You are on page 1of 19



Learning Objective 1
Understand the relationship between organizational structure and culture

Types of organization and associated structures Organizational culture Diagnosing behavioral problems Perception Significance and nature of individual differences Individual Behaviour at work

Types of organization & Associated structures

Organizational structure
Business organizations are characterized by division of labor

This allows employees to specialize in certain roles and

achieve organizational objective The resulting pattern of relationship between individuals and roles constitute what is know as organizational structure Organization structure provides a framework through which communication can happen in an organization The organization should choose a structure that best defines its needs

Good characteristics of Organization Structure

Achieve efficiency in the utilization of resources






performance Ensure accountability of individuals Guarantee co-ordination between the different parts of the enterprise Provide an efficient and effective means of organizational communication Create job satisfaction, including opportunities for progression Adapt to changing circumstances brought about by external and internal developments

Organization chart
Designates the formal pattern of role relationships, and the

interaction between the roles and individuals occupying

those roles Individual authority relationships may be classified as:

Line relationships
Staff relationships Functional relationships Lateral relationships

Line relationship

Occur when authority flows from superior to subordinate, vertically

Staff relationship

They are created when senior personnel appoint assistants who normally have no authority over staff but act as extensions to superiors

Functional Relationships

Are those between specialists (or advisors) and line managers and their subordinates. E.g.. when a specialist provides a common service throughout the organization but has no authority over the users of the service.

Lateral Relationships

Exists between individuals holding equivalent positions. E.g. HODs, section leaders, MDs etc.

Classification of organizations
By function

Associated particularly with departmental structures Individuals responsible for a particular service or product are grouped together Based on geographical criteria By particular skill or method of operation E.g. children, the disabled, the elderly etc.

By product

By location

By common process

By client group

Functional Organization
Managing Director

Production Manager

Marketing Manager

Human Recourse Manager

Finance Manger


Marketing Research


As its name indicates, in this type of structure activities are clustered

together by common purpose or function. E.g. all marketing activities are clubbed together as a common function, typically within a marketing division.

Advantages: Simple in nature Development of function Provide a recognized path for career progress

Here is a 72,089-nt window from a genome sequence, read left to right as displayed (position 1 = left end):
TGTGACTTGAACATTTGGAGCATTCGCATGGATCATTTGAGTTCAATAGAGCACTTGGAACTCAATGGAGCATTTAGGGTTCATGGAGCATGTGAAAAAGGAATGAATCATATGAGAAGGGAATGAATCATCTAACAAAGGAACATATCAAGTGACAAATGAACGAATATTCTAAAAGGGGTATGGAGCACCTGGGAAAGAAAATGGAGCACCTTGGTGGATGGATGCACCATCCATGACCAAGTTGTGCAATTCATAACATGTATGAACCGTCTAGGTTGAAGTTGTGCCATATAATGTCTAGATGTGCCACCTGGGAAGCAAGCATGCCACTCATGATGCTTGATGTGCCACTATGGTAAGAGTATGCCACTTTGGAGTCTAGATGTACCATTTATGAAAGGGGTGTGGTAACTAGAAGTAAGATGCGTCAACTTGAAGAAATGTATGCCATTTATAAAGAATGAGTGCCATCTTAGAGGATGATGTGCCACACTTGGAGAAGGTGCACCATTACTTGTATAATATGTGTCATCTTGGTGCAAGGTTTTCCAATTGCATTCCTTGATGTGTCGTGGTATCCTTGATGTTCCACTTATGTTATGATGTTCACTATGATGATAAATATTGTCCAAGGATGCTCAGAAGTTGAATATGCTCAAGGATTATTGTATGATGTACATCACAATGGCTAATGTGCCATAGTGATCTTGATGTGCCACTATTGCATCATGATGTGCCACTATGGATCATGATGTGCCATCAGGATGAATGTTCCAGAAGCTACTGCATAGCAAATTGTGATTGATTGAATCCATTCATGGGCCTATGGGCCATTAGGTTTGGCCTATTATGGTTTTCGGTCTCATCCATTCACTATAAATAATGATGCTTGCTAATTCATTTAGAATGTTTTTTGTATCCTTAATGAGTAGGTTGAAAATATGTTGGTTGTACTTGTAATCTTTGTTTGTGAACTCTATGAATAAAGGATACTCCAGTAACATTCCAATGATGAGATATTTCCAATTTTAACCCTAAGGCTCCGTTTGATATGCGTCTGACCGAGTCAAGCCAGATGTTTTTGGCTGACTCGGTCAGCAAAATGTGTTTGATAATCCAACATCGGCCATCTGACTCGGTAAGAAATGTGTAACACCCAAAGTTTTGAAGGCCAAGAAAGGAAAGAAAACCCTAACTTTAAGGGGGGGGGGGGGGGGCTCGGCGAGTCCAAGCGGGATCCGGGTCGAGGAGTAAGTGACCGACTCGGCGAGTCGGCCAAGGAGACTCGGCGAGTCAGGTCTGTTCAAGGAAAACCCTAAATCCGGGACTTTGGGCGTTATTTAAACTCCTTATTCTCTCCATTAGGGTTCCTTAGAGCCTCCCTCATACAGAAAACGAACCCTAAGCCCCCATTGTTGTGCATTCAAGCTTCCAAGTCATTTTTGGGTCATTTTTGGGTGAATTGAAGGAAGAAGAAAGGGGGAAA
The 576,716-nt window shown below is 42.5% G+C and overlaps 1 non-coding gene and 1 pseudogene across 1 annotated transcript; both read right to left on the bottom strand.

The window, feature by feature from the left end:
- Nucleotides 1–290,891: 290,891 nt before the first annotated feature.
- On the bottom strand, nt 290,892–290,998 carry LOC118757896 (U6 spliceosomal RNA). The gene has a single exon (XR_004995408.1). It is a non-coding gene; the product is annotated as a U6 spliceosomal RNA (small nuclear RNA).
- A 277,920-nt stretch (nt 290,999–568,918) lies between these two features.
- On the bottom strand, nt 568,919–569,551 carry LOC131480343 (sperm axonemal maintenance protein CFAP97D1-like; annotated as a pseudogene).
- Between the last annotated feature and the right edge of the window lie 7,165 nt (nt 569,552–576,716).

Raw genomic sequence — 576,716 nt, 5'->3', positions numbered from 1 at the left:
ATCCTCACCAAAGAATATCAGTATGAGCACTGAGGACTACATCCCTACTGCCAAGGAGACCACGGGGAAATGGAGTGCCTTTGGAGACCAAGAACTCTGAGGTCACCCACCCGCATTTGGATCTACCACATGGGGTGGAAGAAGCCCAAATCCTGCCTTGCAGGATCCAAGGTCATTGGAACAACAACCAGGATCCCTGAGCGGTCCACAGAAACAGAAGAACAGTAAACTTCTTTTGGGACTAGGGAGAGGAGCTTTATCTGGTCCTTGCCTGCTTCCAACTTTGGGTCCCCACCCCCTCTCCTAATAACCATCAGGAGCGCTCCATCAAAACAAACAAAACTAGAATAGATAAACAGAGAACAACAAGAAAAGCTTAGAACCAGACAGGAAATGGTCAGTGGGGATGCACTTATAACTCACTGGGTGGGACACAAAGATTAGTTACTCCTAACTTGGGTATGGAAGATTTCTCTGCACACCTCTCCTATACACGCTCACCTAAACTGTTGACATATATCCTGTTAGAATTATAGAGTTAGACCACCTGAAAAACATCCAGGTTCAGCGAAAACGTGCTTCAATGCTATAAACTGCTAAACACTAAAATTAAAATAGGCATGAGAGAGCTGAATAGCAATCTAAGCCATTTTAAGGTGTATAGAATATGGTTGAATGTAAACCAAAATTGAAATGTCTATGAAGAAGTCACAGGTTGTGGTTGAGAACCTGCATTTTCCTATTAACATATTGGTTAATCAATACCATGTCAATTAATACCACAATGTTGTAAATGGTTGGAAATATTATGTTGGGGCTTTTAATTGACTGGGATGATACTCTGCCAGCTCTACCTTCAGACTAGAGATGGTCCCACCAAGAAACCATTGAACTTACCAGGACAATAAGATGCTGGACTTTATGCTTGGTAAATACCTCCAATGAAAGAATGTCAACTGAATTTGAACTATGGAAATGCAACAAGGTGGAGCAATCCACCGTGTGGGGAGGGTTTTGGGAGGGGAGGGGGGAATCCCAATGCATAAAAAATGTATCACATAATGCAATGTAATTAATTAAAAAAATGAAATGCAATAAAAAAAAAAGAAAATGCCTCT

Likely to create sectional interests

Inter functional rivalry Suitable for single product firms

Organization by Product
Managing Director

Product A

Product B

Product C

Product D

Product E

Production Manager




In case of division of work and the grouping of activities is dictated by the product or service such that each group is responsible for a particular part of the output.

Advantages: Allows an organization to offer a diversified range of products Highly organized


The divisions may become too autonomous

Loss of control and coordination on the part of management

The Divisional Structure

Group HQ (main board)

Group Functions (E.g. Finance) Commercial division (board) Components Davison (board)

Car division (board)

Aircraft Division (board)

A divisional structure is formed when an organization is split up into a number of self-contained business units, each of which operates as a profit center. Such a division may occur on the basis of a product or a market or combination of the two, with

each unit tending to operate along functional or product lines

with certain key functions (e.g. finance, corporate planning etc.), provided centrally usually at company headquarters.

Allows each part to function semi independently in producing and marketing its products Allows the organization to produce products according to local needs. Disadvantages: Conflict of interest between the central and divisional units Tends to become too costly

Matrix Structure
Head of Business School

Head of Marketing

Head of Economics

Head of HRM

Head of corporate strategy

Head of Finance

Course Leader BA Business

Course Leader HND Business Course Leader BA Leisure

A Matrix is an arrangement for combining functional specialization

(e.g. through departments) with structure built around products, projects or programmes. The resulting grid has a two way flow of authority. The member is answerable to both the vertical and

horizontal functional heads.

Advantages: Flexibility Opportunities for staff development Enhanced sense of ownership of a project Customer orientation Coordination of information and expertise Disadvantages: Problem of coordination and control Conflicting loyalties Uncertain line of authority

Project Teams:
A project team is a temporary organization that is established to

fulfill a particular task. Once the task is completed the team is

disbanded. Advantages: High level of customer orientation High level of expertise Help an organization to deal with change

Disadvantages May involve duplication of resources Give rise to logistical and scheduling problems

Virtual Organization

Organizational Culture